Each of the series’ six tops around the globe will be “a domestic run event,” limited to skaters of the event’s host country, who regularly train in the host country and from a respective geographical area. The number of disciplines and skaters at each event are to be worked out.

The Grand Prix Series, held annually since 1995, is a six-event fall season, qualifying the top six skaters and teams per discipline to December’s Grand Prix Final. The annual stops are in the U.S., Canada, China, France, Russia and Japan, leading up to the Final, which is held at a different site each year.

The Final is the second-biggest annual competition after the world championships, which are typically in late March. The Final is still scheduled for Beijing, though whether or when it can be held will be discussed.

The series begins in late October with Skate America, which debuted in 1979 and has been held every year since 1988 as the biggest annual international competition in the U.S. Skate America’s site is Las Vegas, just as it was in 2019.

Skaters typically compete twice on the Grand Prix Series (three times if they qualify for the Final). ISU vice president Alexander Lakernik said skaters will be limited to one start in the six-event series before the Final, according to a Russian media quote confirmed by Phil Hersh.

The ISU has not confirmed or denied Lakernik’s assertion.

Most, if not all, top-level U.S. skaters train in the U.S. or Canada. That makes the first two Grand Prix stops — Skate America and Skate Canada — likely destinations. Grand Prix assignments have not been published.

“I appreciate the ISU is open to adapting competitive formats and is working to give athletes opportunities to compete,” Evan Bates, a U.S. ice dance champion with Madison Chock who trains in Montreal, wrote in a text message to Hersh. “This announcement gives reassurance that the ISU is doing their best to ensure a season will still take place. Of course, it’s hard to predict what will happen, and we’re not sure about what country we would compete in. It would probably depend on what the quarantine rules are at that time.”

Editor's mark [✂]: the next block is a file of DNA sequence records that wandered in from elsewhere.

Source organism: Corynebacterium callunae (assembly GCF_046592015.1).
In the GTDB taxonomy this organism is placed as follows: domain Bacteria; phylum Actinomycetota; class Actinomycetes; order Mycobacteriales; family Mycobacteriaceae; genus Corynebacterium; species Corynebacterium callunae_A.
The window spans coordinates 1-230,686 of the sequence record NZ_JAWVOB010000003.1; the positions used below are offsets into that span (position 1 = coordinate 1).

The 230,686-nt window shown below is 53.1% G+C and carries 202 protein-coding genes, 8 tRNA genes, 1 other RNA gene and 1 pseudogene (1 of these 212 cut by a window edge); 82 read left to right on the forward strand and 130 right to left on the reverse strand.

The January 2021 U.S. Championships are scheduled for San Jose, Calif. The March 2021 World Championships are set for Stockholm.

In July, the ISU canceled the Junior Grand Prix Series for skaters mostly ages 13 to 18, including two-time U.S. champion Alysa Liu, who cannot enter the senior Grand Prix until 2021.

Other early season senior international competitions scheduled for September were also canceled or postponed.

U.S. Figure Skating said in a statement that it will have more details on the Grand Prix Series in the coming weeks after collaborating with an ISU-appointed group.

“This is a great example of the figure skating community coming together to ensure that the world’s premier figure skating series will continue during these challenging times,” the statement read. “Figure skaters want to compete and figure skating fans from all around the world want to see their favorite athletes skate, and this format will ensure just that.”